NASA has successfully conducted Advanced Supersonic Parachute Inflation Research Experiment (ASPIRE) to test supersonic parachute that will help its space exploration missions to land on Mars. The parachute was launched aboard of sounding rocket from NASA’s Wallops Flight Facility in US. It was tested in sky, mimicking conditions of entering red planet.
The test of ASPIRE was meant to mimic conditions that spacecraft will experience during red planet entry, descent and landing (EDL). Shortly after liftoff, ASPIRE splashed down into Atlantic Ocean, from where it was retrieved by boat. Analysis of recovered parachute, and data gathered by cameras and other instruments will help researcher’s complete design of the chute for NASA’s 2020 Mars rover.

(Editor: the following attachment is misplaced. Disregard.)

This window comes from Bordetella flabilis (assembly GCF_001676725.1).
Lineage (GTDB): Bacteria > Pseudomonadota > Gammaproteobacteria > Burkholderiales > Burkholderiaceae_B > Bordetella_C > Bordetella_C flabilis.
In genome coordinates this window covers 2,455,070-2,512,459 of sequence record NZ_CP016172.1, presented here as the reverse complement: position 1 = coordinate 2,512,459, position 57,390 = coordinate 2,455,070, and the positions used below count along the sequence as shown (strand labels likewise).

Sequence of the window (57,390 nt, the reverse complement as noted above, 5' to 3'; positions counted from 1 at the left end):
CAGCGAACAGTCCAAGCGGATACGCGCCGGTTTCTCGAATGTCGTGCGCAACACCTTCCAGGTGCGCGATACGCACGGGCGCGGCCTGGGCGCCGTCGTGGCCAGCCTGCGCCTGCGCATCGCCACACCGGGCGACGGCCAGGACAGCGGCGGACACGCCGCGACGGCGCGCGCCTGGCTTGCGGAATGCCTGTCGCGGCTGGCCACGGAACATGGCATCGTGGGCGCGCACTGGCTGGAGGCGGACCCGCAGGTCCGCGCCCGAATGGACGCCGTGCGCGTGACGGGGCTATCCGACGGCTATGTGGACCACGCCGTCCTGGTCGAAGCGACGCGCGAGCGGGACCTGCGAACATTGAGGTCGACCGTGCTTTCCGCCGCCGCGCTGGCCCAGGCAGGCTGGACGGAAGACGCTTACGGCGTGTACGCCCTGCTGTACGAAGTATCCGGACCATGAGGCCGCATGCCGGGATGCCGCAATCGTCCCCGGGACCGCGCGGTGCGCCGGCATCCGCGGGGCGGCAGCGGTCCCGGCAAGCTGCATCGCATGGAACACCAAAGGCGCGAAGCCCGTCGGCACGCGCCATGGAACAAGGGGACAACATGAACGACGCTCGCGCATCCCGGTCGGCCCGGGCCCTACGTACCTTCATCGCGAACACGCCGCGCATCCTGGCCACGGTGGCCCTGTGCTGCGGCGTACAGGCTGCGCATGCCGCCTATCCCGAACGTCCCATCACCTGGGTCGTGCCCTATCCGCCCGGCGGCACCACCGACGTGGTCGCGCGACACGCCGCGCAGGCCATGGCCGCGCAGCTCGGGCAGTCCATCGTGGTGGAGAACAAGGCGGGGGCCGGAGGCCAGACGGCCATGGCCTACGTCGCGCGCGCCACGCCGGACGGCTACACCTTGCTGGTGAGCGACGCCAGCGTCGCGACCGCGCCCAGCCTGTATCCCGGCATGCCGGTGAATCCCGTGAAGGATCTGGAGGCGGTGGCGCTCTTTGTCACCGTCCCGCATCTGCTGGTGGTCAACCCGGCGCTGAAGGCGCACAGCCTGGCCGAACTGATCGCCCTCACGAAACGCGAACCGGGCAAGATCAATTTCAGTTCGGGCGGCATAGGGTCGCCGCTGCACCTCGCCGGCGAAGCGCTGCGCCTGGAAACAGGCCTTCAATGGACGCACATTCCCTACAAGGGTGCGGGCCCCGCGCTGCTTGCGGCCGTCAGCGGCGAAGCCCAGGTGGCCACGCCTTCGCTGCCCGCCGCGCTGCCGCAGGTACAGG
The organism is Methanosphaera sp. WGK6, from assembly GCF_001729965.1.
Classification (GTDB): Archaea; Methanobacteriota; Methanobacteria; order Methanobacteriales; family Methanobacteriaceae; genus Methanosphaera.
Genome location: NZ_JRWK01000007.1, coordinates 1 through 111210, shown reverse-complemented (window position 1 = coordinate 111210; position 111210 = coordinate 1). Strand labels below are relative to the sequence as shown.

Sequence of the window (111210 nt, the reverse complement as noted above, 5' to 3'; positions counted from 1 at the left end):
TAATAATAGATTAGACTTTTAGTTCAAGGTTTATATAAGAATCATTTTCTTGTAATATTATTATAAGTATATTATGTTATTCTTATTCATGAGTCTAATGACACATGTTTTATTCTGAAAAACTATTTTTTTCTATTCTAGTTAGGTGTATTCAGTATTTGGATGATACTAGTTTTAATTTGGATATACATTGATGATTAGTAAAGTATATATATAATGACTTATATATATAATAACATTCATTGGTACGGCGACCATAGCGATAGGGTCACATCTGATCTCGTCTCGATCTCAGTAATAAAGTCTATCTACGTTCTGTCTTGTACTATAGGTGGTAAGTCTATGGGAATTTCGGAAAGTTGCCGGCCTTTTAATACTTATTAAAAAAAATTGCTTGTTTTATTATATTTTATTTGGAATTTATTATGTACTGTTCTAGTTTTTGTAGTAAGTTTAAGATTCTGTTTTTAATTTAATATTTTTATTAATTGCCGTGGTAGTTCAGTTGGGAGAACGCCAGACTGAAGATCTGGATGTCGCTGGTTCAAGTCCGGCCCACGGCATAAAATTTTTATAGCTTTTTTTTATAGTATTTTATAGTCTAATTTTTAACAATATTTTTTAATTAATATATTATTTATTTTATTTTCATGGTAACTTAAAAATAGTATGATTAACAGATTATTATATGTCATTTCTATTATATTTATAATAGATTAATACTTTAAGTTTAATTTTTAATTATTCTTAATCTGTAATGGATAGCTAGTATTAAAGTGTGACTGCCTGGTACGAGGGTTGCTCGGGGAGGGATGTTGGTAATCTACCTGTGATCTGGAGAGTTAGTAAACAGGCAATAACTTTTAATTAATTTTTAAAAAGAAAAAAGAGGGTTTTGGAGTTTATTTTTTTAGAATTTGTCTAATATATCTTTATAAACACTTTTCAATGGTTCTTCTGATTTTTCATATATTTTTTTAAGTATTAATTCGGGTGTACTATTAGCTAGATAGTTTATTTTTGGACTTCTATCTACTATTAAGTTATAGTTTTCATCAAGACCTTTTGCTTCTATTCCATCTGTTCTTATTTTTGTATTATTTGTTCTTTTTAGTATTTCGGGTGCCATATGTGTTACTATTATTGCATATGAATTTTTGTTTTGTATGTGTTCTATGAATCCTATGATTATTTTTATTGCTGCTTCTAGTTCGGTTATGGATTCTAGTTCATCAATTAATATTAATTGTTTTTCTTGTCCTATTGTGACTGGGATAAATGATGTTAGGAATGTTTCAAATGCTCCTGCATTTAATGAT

NASA’s ambitious Mars rover mission is set to launch in 2020 to deploy six-wheeled vehicle on martian surface to study rocks on site and cache samples for eventual return to Earth. It will rely on special parachute to slow spacecraft down when it is entering Martian atmosphere at over speed of 12,000 mph (5.4 kilometers per second). The six-wheeled rover body is based heavily on NASA’s earlier Curiosity Mars rover.